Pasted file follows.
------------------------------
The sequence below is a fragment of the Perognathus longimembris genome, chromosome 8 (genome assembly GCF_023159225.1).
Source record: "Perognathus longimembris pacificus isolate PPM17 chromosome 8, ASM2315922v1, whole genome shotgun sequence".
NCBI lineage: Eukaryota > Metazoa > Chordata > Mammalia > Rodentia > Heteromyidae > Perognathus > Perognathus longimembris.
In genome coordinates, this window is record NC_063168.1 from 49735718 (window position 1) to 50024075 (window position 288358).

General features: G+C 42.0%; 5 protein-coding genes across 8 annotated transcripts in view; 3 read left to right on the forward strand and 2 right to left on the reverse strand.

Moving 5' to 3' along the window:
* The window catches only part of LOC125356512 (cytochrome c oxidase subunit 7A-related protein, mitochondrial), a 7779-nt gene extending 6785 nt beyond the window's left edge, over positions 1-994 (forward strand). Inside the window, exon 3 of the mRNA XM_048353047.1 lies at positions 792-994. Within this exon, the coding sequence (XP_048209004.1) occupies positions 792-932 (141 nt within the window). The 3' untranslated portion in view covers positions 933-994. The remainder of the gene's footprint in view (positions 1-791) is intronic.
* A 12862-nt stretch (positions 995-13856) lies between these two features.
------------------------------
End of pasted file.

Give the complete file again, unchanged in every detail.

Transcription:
The sequence below is a fragment of the Perognathus longimembris genome, chromosome 8 (genome assembly GCF_023159225.1).
Source record: "Perognathus longimembris pacificus isolate PPM17 chromosome 8, ASM2315922v1, whole genome shotgun sequence".
NCBI lineage: Eukaryota > Metazoa > Chordata > Mammalia > Rodentia > Heteromyidae > Perognathus > Perognathus longimembris.
In genome coordinates, this window is record NC_063168.1 from 49735718 (window position 1) to 50024075 (window position 288358).

General features: G+C 42.0%; 5 protein-coding genes across 8 annotated transcripts in view; 3 read left to right on the forward strand and 2 right to left on the reverse strand.

Moving 5' to 3' along the window:
* The window catches only part of LOC125356512 (cytochrome c oxidase subunit 7A-related protein, mitochondrial), a 7779-nt gene extending 6785 nt beyond the window's left edge, over positions 1-994 (forward strand). Inside the window, exon 3 of the mRNA XM_048353047.1 lies at positions 792-994. Within this exon, the coding sequence (XP_048209004.1) occupies positions 792-932 (141 nt within the window). The 3' untranslated portion in view covers positions 933-994. The remainder of the gene's footprint in view (positions 1-791) is intronic.
* A 12862-nt stretch (positions 995-13856) lies between these two features.